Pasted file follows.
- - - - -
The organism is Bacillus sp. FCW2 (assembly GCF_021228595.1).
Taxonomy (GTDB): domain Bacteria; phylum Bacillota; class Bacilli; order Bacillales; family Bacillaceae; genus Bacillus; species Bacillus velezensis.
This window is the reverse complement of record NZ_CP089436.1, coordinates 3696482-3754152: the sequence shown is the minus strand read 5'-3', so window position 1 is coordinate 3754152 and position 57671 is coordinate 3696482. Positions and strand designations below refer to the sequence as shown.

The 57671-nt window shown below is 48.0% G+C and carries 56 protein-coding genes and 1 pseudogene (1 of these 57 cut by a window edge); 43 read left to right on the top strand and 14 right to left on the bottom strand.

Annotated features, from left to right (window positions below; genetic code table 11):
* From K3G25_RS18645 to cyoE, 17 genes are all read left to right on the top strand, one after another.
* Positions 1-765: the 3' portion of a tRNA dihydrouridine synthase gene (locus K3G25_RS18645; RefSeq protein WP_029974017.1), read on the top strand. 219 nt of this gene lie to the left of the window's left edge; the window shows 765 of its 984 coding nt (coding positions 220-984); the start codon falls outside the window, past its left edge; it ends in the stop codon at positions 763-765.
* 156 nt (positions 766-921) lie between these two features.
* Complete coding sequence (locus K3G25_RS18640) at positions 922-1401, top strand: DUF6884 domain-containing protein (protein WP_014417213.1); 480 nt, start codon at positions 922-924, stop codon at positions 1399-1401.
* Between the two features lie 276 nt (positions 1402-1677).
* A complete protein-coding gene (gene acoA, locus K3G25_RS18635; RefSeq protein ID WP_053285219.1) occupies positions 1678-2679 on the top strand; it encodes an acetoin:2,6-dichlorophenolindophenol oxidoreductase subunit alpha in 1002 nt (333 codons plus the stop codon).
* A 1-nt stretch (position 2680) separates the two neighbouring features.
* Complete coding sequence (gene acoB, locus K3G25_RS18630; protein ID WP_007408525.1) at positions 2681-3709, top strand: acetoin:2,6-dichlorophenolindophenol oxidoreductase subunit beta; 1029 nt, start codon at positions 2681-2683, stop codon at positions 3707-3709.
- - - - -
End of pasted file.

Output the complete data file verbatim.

The organism is Bacillus sp. FCW2 (assembly GCF_021228595.1).
Taxonomy (GTDB): domain Bacteria; phylum Bacillota; class Bacilli; order Bacillales; family Bacillaceae; genus Bacillus; species Bacillus velezensis.
This window is the reverse complement of record NZ_CP089436.1, coordinates 3696482-3754152: the sequence shown is the minus strand read 5'-3', so window position 1 is coordinate 3754152 and position 57671 is coordinate 3696482. Positions and strand designations below refer to the sequence as shown.

The 57671-nt window shown below is 48.0% G+C and carries 56 protein-coding genes and 1 pseudogene (1 of these 57 cut by a window edge); 43 read left to right on the top strand and 14 right to left on the bottom strand.

Annotated features, from left to right (window positions below; genetic code table 11):
* From K3G25_RS18645 to cyoE, 17 genes are all read left to right on the top strand, one after another.
* Positions 1-765: the 3' portion of a tRNA dihydrouridine synthase gene (locus K3G25_RS18645; RefSeq protein WP_029974017.1), read on the top strand. 219 nt of this gene lie to the left of the window's left edge; the window shows 765 of its 984 coding nt (coding positions 220-984); the start codon falls outside the window, past its left edge; it ends in the stop codon at positions 763-765.
* 156 nt (positions 766-921) lie between these two features.
* Complete coding sequence (locus K3G25_RS18640) at positions 922-1401, top strand: DUF6884 domain-containing protein (protein WP_014417213.1); 480 nt, start codon at positions 922-924, stop codon at positions 1399-1401.
* Between the two features lie 276 nt (positions 1402-1677).
* A complete protein-coding gene (gene acoA, locus K3G25_RS18635; RefSeq protein ID WP_053285219.1) occupies positions 1678-2679 on the top strand; it encodes an acetoin:2,6-dichlorophenolindophenol oxidoreductase subunit alpha in 1002 nt (333 codons plus the stop codon).
* A 1-nt stretch (position 2680) separates the two neighbouring features.
* Complete coding sequence (gene acoB, locus K3G25_RS18630; protein ID WP_007408525.1) at positions 2681-3709, top strand: acetoin:2,6-dichlorophenolindophenol oxidoreductase subunit beta; 1029 nt, start codon at positions 2681-2683, stop codon at positions 3707-3709.